2. Once you have booted from CD, do NOT select the option that states: Press F2 to initiate the Automated System Recovery (ASR) tool.
You’re going to proceed until you see the following screen, at which point you will press the “R” key to enter the recovery console:

Posted Image

3. After you have selected the appropriate option from step two, you will be prompted to select a valid Windows installation (typically number “1").
Select the installation number, and hit Enter.
If there is an administrator password for the administrator account, enter it and hit Enter (if asked for the password, and you don't know it, you're out of luck).
You will be greeted with this screen, which indicates a recovery console at the ready:

Posted Image

4. There are eight commands you must enter in sequence to repair any of the issues I noted in the opening of this guide.
I will introduce them here, and then show the results graphically in the next six steps.
NOTE. Make sure, you press Enter after each command. Make sure, all commands are exact, including "spaces".
These commands are as follows:

CD..
ATTRIB -H C:\boot.ini
ATTRIB -S C:\boot.ini
ATTRIB -R C:\boot.ini
del boot.ini
BOOTCFG /Rebuild


Note about the above command.
BOOTCFG /REBUILD command which searches for pre-existing installations of Windows XP and rebuilds sundry essential components of the Windows operating system, recompiles the BOOT.INI file and corrects a litany of common Windows errors.
It is very important that you do one or both of the following two things:
A.) Every Windows XP owner must use /FASTDETECT as OS Load Option when the rebuild process is finalizing.
B.) If you are the owner of a CPU featuring Intel’s XD or AMD’s NX buffer overflow protection, you must also use /NOEXECUTE=OPTIN as an OS Load Option.
For the Enter Load Identifier portion of this command, you should enter the name of the operating system you have installed.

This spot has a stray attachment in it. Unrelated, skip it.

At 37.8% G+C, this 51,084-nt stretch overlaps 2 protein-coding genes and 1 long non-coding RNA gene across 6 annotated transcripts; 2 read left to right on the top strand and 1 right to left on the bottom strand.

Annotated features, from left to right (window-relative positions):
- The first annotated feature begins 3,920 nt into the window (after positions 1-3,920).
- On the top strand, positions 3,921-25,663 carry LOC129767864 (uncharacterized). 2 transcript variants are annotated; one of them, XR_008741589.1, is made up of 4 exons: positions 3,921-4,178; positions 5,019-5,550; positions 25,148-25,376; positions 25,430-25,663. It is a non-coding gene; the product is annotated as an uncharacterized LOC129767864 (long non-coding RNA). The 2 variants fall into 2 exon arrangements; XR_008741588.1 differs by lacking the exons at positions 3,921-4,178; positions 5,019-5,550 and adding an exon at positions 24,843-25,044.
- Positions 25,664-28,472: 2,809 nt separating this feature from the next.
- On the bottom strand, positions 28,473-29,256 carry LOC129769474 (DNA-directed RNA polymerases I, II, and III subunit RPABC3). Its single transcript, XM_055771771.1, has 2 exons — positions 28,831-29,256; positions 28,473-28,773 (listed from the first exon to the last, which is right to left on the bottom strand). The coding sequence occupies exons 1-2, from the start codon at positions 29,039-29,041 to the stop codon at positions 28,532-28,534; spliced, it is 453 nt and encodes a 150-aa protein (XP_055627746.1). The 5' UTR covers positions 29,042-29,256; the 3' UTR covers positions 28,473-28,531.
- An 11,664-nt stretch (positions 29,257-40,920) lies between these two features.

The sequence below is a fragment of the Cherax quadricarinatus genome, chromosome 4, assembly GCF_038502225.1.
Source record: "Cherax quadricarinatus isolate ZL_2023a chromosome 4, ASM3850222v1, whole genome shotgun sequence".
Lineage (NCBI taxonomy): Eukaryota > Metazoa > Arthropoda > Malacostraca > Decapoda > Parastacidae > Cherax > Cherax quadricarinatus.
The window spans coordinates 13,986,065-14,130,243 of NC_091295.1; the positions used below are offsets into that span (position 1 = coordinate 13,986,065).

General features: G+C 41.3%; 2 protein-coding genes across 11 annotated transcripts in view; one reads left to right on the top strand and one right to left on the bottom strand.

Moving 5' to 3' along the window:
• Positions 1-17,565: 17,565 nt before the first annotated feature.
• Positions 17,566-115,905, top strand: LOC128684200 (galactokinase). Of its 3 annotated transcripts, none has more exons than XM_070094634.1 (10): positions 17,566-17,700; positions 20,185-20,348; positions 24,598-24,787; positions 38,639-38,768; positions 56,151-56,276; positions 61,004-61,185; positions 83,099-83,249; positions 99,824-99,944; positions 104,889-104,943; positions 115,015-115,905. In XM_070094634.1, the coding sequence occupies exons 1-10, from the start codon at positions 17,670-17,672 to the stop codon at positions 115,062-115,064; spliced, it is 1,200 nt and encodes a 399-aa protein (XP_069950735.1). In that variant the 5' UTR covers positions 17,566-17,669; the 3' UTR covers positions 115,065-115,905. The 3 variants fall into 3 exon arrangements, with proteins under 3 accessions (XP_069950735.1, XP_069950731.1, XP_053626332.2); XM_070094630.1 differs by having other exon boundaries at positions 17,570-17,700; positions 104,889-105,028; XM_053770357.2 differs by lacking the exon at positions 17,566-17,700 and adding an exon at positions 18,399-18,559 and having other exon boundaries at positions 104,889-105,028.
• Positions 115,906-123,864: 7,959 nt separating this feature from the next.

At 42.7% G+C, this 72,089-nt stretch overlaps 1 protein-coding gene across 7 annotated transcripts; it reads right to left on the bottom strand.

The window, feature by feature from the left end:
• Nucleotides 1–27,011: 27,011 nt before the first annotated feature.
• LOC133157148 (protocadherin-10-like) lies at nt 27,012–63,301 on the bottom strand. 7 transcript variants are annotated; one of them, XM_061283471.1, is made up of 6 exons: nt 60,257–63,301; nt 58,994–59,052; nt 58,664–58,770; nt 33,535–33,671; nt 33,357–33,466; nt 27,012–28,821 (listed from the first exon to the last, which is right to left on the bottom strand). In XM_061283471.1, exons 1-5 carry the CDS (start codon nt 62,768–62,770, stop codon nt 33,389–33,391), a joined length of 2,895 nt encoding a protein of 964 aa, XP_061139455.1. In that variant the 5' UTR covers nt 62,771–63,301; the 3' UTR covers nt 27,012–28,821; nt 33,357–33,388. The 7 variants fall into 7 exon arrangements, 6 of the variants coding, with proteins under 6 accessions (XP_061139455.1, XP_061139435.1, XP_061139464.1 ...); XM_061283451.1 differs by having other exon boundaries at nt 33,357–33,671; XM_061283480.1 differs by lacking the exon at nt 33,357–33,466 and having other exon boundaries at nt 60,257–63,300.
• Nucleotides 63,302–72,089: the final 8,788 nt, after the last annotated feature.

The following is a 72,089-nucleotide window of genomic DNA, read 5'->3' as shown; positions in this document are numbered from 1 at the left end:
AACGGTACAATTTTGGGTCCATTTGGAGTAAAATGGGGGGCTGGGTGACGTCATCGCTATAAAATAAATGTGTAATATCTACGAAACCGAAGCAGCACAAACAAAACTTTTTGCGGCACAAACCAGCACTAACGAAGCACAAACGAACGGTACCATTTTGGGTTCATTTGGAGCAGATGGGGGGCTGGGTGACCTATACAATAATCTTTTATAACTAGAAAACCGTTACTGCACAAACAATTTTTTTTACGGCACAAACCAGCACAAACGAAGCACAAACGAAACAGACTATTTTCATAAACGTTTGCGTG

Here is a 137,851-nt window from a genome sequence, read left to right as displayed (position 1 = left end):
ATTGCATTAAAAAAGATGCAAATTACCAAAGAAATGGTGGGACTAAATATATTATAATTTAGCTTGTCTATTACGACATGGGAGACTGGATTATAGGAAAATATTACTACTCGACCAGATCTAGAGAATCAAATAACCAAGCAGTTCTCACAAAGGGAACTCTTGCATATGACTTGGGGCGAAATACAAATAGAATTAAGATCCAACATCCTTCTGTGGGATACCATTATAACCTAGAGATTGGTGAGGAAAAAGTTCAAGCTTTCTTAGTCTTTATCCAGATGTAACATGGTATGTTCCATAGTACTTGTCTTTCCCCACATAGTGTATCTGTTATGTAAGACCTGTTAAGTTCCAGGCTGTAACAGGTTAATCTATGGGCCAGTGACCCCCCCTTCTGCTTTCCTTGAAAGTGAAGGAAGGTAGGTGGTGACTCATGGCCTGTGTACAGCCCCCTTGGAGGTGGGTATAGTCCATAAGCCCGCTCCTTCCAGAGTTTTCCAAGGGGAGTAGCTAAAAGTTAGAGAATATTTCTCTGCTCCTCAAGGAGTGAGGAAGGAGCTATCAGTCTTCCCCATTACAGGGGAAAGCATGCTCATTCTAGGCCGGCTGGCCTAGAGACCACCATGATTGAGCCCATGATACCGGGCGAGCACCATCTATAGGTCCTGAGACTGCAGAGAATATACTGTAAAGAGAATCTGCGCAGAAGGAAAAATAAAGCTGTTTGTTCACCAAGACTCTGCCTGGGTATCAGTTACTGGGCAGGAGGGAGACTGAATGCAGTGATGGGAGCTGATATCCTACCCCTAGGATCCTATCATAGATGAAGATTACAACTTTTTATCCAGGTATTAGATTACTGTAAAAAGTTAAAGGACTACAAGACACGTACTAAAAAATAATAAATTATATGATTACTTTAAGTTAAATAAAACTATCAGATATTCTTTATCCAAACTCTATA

If, for example, you are using Windows XP Home, you could type Microsoft Windows XP Home Edition for the identifier (it's not crucial, however what the name is, as long, as it's meaningful).
Here is your computer screen:

Posted Image

5. Following command verifies the integrity of the hard drive containing the Windows XP installation. While this step is not an essential function in our process, it’s still good to be sure that the drive is physically capable of running windows, in that it contains no bad sectors or other corruptions that might be the culprit:

CHKDSK /R

6. This last command writes a new boot sector to the hard drive and cleans up all the loose ends we created by rebuilding the BOOT.INI file and the system files. When the Windows Recovery Console asks you if you are Sure you want to write a new bootsector to the partition C: ? just hit “Y”, then Enter to confirm your decision:

FIXBOOT

7. It’s time to reboot your PC by typing
EXIT
and pressing Enter.

With any luck, your PC will boot successfully into Windows XP as if your various DLL, Hive, EXE and NTLDR errors never existed.




Thanks To Broni For The Instructions
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#3
Ted H

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Thanks for the very quick reply. Ok, I have run chkdsk /r on C:\WINNT. It did report finding and fixing one or more errors on the volume. Here is the complete log:

Volume created 04/07/04 07:40p
The volume Serial Number is 8c28-c5e1
CHKDSK is checking the volume...
CHKDSK is performing additional checking or recovery...
CHKDSK is performing additional checking or recovery...
CHKDSK is performing additional checking or recovery...
CHKDSK found and fixed one or more errors on the volume.
78132092 kilobytes total disk space.
13924272 kilobytes are available.

4096 bytes in each allocation unit.
19533023 total allocation units on disk.
3481068 allocation units available on disk.